U.S. space shuttle crews will soon be able to stay at the international space station longer with the installation of a new power-transfer system that allows docked shuttles to use solar power from the space station instead of solely relying on electricity produced by the orbiters’ fuel cells.

The Station-Shuttle Power Transfer System (SSPTS) will make it possible to use the space station’s solar arrays to supplement the orbiter’s electrical power. The additional power will decrease the need for power output from a shuttle’s fuel cells, which require liquid hydrogen and oxygen to operate. With this new capability, shuttles can stay docked at the station for nine to 12 days instead of the six- to seven-day period available with the current power transfer system.

“In essence, we are having the fuel cells throttle back and the space station will give more so we can save on power,” said Eric Gietl, the SSPTS integration manager at Boeing, which built the system. “By having the station provide the orbiter power, we use less oxygen and less hydrogen needed to make electricity so we can stay docked for a longer period of time.”

The new system will be installed on all three remaining space shuttles and is slated to be operational in October 2006, when it will launch aboard international space station Flight 15A, a space station assembly mission, Gietl said.

Today a shuttle Assembly Power Converter can transfer power from its 28-volt power system to the space station’s 120-volt system, but a shuttle is not able to receive power transfers from the station.

An upgraded device in the SSPTS, called the Power Transfer Unit, will have this capability and also be able to transfer up to eight kilowatts of electrical power an hour from the station to the orbiter.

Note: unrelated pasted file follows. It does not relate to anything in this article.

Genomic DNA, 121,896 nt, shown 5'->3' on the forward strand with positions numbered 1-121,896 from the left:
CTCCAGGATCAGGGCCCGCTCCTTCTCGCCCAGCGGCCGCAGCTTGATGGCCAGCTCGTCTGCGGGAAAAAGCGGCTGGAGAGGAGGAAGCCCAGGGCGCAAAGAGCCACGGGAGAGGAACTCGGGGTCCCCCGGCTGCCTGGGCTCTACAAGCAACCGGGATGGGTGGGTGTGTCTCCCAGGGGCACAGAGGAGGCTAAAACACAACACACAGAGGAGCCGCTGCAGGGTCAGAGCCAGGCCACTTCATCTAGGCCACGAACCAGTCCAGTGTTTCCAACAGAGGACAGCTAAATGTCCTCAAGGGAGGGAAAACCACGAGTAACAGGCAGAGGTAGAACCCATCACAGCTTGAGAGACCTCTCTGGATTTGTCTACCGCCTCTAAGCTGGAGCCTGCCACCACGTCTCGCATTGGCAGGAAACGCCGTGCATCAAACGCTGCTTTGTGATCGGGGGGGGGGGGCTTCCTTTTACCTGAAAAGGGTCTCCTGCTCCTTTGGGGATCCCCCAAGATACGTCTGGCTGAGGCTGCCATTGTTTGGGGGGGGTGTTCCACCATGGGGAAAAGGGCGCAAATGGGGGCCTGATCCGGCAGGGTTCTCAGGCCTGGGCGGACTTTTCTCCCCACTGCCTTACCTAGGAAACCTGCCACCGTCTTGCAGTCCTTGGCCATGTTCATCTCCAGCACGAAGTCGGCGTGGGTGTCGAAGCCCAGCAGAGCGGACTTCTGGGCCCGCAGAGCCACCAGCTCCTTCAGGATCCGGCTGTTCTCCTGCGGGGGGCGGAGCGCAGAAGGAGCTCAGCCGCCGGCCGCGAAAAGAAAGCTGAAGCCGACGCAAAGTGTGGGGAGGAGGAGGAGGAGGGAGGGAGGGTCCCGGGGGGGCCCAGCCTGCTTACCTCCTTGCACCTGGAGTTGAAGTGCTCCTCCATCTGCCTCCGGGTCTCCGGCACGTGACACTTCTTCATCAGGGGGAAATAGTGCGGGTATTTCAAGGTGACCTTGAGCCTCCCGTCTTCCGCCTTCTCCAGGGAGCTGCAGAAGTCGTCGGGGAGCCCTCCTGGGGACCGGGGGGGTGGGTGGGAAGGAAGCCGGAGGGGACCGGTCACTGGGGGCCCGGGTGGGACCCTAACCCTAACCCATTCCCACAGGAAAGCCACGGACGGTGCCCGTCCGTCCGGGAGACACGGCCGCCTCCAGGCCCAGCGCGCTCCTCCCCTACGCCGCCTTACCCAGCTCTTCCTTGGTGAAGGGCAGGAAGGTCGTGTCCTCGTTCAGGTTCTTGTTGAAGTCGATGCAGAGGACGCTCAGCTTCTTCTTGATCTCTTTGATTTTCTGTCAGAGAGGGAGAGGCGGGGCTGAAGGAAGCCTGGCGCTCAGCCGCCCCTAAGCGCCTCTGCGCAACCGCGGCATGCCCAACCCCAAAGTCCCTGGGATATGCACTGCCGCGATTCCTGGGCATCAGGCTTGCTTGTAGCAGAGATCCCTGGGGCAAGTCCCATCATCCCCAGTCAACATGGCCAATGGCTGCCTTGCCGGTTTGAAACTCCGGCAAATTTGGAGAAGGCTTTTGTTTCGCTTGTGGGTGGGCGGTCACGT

“The crew is always very rushed right now when they go to the space station, so any additional time is a huge value to NASA and the visiting crews” for science experiments and cargo transfers, Gietl said during a phone interview.

Also, with NASA planning to fly all future shuttle missions in the same orbit as the space station so it can dock in the event of an emergency, the extra power may prove useful as the crew awaits a rescue mission.

“Although the SSPTS was not designed to keep the orbiter docked for emergency purposes, it clearly gives NASA a longer docked duration to resolve issues that might arise,” Gietl said.

Currently there only is one U.S. solar power module aboard the space station, but Gietl said Boeing plans to have a total of four modules on the station by the time SSPTS is operational, providing 75 kilowatts of power for the U.S. section. The fourth power module is slated to be delivered aboard Flight 15A.

“We will be able to route power to many different users, and this is an additional load [the space station] can handle because it is only for a short period of time,” Gietl said.

Boeing began work on the system in September 2003 and was able to shorten the typical three-year hardware development cycle to just two years, which Gietl attributed to internal development Boeing was able to capitalize on.

The SSPTS also will be adaptable for NASA’s new Crew Exploration Vehicle once the agency retires the orbiter, expected in 2010. “This is a modular design very suitable for the Crew Exploration Vehicle that would dock at the station,” Gietl said.